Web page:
The resurrection of California’s lost vineyards and grapes
My playlist over the years has always been on the heavier side of rock and roll, but like everything in life as we grow older our tastes evolve. It is only natural. In music I found myself going back to the old. To the classics of heavy rock from Black Sabbath, Deep Purple, and Led Zeppelin or to the more obscure Budgie, Uriah Heep, and Sir Lord Baltimore. From there I found new bands who had modernized that sound without losing its fundamental grit and soul. Bands like Graveyard, Kadavar, and Uncle Acid and The Deadbeats. Bands that would not be out of place then, but they still feel like they are charting new sonic territories today that is different from everything else that has come since. It’s as if they went back to the beginning, but where everybody went right and went on from there for 40 years, they are going left.
More often than not, when I am listening to this music I am drinking wines made by new, modern producers in the new world. Their stories seemed to run similar courses. These new winemakers, these young upstarts, are doing something very different to anything that has come in the last 40 or so years since the Judgment of Paris and Robert Parker’s influential shift of the entire industry. They are going back to a point in time and where everybody turned right and kept going, instead now they are turning left.
California has an interesting and unique history in the wine world. A budding wine region with lots of promise cut down in its youth by prohibition and forced to start again. The Judgement of Paris seemed to have the same effect on the California wine industry as a breakout band in a new genre. Think Mötley Cruë to hair metal, Nirvana to Grunge, or Guns n' Roses to whatever the hell Guns n' Roses were. All of a sudden California Cabernet Sauvignon, Chardonnay, and Pinot Noir were the hot tickets and so winemakers looked to produce these wines. They jumped on the bandwagon because this is what was hot, this is what people wanted, and to some extent, the evolution of industrial winemaking meant they could produce these wines with consistency between vintages. These wines were recognizable, easy to make, and easy to sell which means winemakers could make money more easily from them. Vines that had stood since before prohibition were being challenged again to make way for moneymakers. Let's be clear that this is not a knock against California's expressions of these noble grapes, Napa Cabernet Sauvignon for example still ranks as some of the best in the world, but there is a lot of shit out there too.
Tastes evolve over time, and when you don't have the tradition that some of the old-world regions have where the grapes allowed in making a specific wine are heavily controlled you have a region that can evolve with tastes over time. That seems like a really wild thing to say about wine when growing vines is a painstaking process that reserves its greatest rewards for decades of patience, but in the United States that is very true. Sometimes the results are awesome, like California's experimentations with Albariño, but when the vines are measured on the volume of their yield like Carignan, then it means that a lot of these vines get destroyed once they have outlived their usefulness.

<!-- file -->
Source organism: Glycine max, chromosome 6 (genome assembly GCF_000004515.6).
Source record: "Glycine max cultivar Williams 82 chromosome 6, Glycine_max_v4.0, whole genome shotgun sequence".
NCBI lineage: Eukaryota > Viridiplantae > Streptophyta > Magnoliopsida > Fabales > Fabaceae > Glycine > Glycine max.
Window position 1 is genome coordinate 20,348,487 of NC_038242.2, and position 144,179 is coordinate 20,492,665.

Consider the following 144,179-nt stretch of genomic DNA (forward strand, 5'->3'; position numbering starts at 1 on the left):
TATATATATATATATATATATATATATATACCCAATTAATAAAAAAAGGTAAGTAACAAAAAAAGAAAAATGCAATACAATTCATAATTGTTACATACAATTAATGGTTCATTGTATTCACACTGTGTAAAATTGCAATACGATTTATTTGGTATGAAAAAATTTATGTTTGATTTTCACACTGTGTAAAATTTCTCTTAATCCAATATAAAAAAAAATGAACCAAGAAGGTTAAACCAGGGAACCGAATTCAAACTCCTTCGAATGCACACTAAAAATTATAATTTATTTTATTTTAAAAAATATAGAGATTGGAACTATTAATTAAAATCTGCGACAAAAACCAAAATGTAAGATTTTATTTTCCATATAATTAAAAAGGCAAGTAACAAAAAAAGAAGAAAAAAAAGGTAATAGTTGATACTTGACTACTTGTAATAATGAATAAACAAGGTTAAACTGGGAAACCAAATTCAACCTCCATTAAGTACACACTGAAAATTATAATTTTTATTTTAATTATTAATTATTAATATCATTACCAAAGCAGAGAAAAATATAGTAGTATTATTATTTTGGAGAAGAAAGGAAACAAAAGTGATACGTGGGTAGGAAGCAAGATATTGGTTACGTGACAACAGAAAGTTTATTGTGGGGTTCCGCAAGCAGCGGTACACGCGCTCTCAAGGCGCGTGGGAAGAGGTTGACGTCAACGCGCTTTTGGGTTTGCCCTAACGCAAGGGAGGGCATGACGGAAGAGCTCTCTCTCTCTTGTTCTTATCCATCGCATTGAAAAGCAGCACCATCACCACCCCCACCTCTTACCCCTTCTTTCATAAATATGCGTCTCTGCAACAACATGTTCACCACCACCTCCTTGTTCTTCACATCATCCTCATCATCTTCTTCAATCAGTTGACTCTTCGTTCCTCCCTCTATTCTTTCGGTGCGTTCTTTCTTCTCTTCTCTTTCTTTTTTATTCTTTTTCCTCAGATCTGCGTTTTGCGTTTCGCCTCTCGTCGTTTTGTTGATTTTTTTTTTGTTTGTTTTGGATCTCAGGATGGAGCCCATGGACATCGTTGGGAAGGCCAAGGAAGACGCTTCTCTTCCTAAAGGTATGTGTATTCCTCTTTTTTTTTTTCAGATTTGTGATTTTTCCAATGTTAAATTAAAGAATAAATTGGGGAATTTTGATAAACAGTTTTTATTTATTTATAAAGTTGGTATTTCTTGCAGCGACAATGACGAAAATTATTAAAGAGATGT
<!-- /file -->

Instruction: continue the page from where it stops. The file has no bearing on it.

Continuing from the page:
Those new experiments are exciting and its a beautiful evolution of California, and indeed American wine as a whole that is taking it to new places, but the alternative path being forged is by those going back, looking at history, looking at what has come before and said "what if instead of going right at this point, we went left." Its challenging history to ask, what if California never found fame through Cabernet Sauvignon in 1976? What if instead, we forged ahead with some of those other varieties that existed in the 1930s, the early 1900s, and even before then. It reaching back, starting again from that point and going forward with what we know today.
Lost vineyards, old vines, and the dangers of strip malls
California is a land of immigrants, many of them from wine producing regions around the world. Italy, France, even Croatia to name but a few. Many of these immigrants brought over their grapes from home, sometimes just bringing clippings in their suitcases. These vines grew in small lots, backyards, and gardens, making wine as a point of nostalgia but seldom making it into the mainstream. Some did, and much like immigrant tales of over a century ago, have forged new identities that are quintessentially Californian, as if they had been raised from the dust.
For a lot of people, Zinfandel is so ubiquitous with California wine that it might have been considered the signature grape of the state. It makes a robust and sometimes high alcohol content red wine (we won't talk too much about the sweeter White Zinfandel) that divides opinion. Its roots were a mystery until it was identified to be genetically identical to Primitivo, an obscure grape from Italy. Zinfandel is an immigrant's tale vinified. Today there are Zinfandel vines that are over 100 years old still rooted deeply into their soil, squeezing out bright and vibrant yields that under the careful hands of devoted winemakers is making for much more elegant and refined wines.